|2015||Vuong QV, Zammit N, Munro BR, Murchie S, Bowyer MC, Scarlett CJ, 'Effect of Drying Conditions on Physicochemical and Antioxidant Properties of V itex Agnus-Castus Leaves', Journal of Food Processing and Preservation, n/a-n/a (2015)|
|2015||Nguyen VT, Vuong QV, Bowyer MC, Altena IAV, Scarlett CJ, 'Effects of Different Drying Methods on Bioactive Compound Yield and Antioxidant Capacity of Phyllanthus amarus', Drying Technology, 150211123721006-150211123721006 (2015)|
|2015||Vuong QV, Van TN, Dang TT, Bhuyan DJ, Goldsmith CD, Sadeqzadeh E, et al., 'Optimization of ultrasound-assisted extraction conditions for euphol from the medicinal plant, Euphorbia tirucalli, using response surface methodology', INDUSTRIAL CROPS AND PRODUCTS, 63 197-202 (2015)|
|2015||Nguyen VT, Bowyer MC, Vuong QV, Altena IA, Scarlett CJ, 'Phytochemicals and antioxidant capacity of Xao tam phan (Paramignya trimera) root as affected by various solvents and extraction methods', Industrial Crops and Products, 67 192-200 (2015)|
Xao tam phan (. Paramignya trimera (Oliv.) Guillaum) is a Vietnamese traditionally medicinal plant used in the treatment of numerous cancers. The preparation of Xao tam phan extracts including solvent type and extraction method have significant effects on extraction efficiency, phytochemical profile and biological activity. This study aimed to investigate the effects of five various solvents (water, acetonitrile, methanol, ethyl acetate and hexane) and three different extraction methods (conventional, ultrasound-assisted and microwave-assisted) on phytochemical yield and antioxidant capacity of P. trimera root from Vietnam. The results indicate that methanol extracted the maximal yield of phytochemicals from P. trimera and exhibited the greatest antioxidant capacity, with eleven compounds were identified and quantified. Microwave-assisted extraction produced the maximal phytochemical yields (except for total flavonoids) and antioxidant capacity, when compared to conventional and ultrasound-assisted extractions. These data reveal that the use of methanol and microwave-assisted extraction are recommended for extraction of biologically active phytochemicals from P. trimera root for application in the nutraceutical and/or pharmaceutical industries.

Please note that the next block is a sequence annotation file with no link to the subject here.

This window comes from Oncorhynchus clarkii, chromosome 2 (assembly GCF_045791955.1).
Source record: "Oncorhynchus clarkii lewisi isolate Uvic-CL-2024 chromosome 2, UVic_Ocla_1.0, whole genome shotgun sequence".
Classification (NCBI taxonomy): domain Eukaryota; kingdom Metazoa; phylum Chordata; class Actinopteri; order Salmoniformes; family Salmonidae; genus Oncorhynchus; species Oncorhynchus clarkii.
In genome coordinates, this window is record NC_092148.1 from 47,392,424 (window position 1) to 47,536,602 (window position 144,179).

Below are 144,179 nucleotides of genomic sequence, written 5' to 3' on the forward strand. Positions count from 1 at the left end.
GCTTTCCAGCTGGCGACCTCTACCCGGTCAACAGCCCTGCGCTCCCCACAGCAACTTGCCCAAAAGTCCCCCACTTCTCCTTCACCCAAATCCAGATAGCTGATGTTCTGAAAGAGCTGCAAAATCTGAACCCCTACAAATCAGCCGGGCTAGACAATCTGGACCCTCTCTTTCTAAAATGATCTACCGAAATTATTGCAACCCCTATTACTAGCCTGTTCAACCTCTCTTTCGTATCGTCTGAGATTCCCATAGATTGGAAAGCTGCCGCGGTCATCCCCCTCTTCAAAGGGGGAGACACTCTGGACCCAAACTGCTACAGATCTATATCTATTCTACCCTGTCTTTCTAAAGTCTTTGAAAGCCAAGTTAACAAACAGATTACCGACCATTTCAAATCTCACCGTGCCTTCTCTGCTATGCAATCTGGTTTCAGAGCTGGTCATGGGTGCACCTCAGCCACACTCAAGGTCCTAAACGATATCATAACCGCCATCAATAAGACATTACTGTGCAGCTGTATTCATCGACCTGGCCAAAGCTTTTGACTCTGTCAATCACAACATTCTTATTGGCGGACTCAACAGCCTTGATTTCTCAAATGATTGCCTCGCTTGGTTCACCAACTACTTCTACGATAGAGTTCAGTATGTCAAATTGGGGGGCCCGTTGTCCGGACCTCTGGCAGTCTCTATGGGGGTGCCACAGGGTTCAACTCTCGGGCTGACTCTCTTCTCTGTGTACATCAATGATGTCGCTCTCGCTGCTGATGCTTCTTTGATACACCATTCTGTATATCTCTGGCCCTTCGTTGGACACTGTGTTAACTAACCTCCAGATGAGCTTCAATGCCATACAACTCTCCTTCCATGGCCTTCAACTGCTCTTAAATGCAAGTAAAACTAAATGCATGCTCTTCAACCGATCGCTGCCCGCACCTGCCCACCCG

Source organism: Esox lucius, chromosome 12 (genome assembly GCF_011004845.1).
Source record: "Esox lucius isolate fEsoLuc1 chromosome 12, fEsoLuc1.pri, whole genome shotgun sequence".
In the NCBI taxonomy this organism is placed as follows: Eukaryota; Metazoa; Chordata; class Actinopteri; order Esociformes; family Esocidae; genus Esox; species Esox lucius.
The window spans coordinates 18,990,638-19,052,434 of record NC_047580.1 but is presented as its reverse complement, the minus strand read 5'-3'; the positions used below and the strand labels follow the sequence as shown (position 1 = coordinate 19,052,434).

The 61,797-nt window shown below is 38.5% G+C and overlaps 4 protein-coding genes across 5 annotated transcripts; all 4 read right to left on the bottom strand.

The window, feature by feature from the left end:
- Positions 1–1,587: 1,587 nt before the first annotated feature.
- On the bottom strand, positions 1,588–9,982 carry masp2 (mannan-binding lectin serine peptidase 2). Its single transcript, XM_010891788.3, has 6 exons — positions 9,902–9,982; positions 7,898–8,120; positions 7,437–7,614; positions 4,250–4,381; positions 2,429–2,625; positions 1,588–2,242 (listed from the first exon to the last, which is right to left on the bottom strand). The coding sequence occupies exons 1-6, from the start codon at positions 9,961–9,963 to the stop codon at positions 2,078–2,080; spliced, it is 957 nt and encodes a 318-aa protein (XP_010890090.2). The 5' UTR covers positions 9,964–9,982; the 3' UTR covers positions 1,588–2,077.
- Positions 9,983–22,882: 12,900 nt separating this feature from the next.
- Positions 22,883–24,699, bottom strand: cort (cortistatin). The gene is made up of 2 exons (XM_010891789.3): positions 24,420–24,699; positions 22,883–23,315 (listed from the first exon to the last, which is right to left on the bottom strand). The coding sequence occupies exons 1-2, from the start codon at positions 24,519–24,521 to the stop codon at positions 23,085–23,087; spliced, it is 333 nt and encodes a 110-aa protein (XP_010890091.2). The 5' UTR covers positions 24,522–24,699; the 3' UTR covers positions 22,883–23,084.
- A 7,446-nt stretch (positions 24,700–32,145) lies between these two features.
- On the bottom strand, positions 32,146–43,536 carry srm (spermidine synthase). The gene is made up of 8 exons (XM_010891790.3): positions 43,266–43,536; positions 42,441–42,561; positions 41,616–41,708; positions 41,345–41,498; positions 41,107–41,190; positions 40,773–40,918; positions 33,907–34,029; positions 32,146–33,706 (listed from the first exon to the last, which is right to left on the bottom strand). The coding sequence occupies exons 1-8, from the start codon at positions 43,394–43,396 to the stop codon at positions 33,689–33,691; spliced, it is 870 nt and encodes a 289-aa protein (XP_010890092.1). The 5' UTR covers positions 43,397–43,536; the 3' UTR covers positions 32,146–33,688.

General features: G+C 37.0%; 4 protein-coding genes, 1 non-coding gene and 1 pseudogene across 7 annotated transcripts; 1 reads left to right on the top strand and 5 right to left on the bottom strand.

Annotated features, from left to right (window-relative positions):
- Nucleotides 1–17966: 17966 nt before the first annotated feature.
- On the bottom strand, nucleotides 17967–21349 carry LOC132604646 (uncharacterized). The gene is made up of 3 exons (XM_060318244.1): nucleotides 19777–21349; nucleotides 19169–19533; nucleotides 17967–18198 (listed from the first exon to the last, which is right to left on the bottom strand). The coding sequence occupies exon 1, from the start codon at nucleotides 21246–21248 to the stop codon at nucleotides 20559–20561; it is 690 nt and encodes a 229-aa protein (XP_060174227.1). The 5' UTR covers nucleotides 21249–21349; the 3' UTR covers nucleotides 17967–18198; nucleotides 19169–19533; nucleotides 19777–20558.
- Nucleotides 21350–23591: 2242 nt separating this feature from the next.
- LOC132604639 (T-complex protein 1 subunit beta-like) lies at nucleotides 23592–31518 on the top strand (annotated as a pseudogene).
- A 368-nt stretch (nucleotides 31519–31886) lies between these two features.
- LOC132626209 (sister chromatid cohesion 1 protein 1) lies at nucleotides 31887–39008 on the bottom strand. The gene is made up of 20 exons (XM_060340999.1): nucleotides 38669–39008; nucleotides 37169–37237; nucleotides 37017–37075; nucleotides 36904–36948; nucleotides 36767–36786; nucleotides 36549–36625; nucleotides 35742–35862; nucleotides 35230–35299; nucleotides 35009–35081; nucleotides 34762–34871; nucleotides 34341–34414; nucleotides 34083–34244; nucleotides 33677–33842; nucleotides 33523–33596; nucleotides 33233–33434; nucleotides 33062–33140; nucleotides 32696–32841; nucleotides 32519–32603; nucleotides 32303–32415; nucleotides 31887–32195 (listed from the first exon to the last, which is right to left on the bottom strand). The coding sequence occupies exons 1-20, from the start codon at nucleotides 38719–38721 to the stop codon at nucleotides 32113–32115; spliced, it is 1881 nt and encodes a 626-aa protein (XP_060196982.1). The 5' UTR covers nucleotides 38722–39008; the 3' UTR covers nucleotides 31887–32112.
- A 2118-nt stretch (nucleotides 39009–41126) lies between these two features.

|2015||Vuong QV, Hirun S, Chuen TLK, Goldsmith CD, Murchie S, Bowyer MC, et al., 'Antioxidant and anticancer capacity of saponin-enriched Carica papaya leaf extracts', International Journal of Food Science and Technology, 50 169-177 (2015)|
Summary: The papaya (Carica papaya) leaf (PL) contains high levels of saponins and polyphenolic compounds, and historically, it has been used as a folk medicine for numerous ailments, including cancer. PL is traditionally prepared by hot water extraction; however, optimised extraction conditions have not been assessed. This study optimised conditions for the extraction of saponins from PL and assessed their antioxidant capacity and antipancreatic cancer activity. Optimisation was achieved using response surface methodology. Saponins and total phenolic compounds were assessed for their antioxidant, free radical scavenging, ion-reducing capacity, and antipancreatic cancer activity. Optimal aqueous extraction conditions were 85 Â°C, 25 min. and a water-to-leaf ratio of 20:1 mL g-1. Ethanol extracts demonstrated higher antioxidant, free radical scavenging and ion-reducing capacity, as well as antipancreatic cancer activity. This study revealed that the PL contains numerous bioactive compounds, with significant anticancer activity warranting further studies on the isolation and characterisation of individual bioactive compounds from the PL.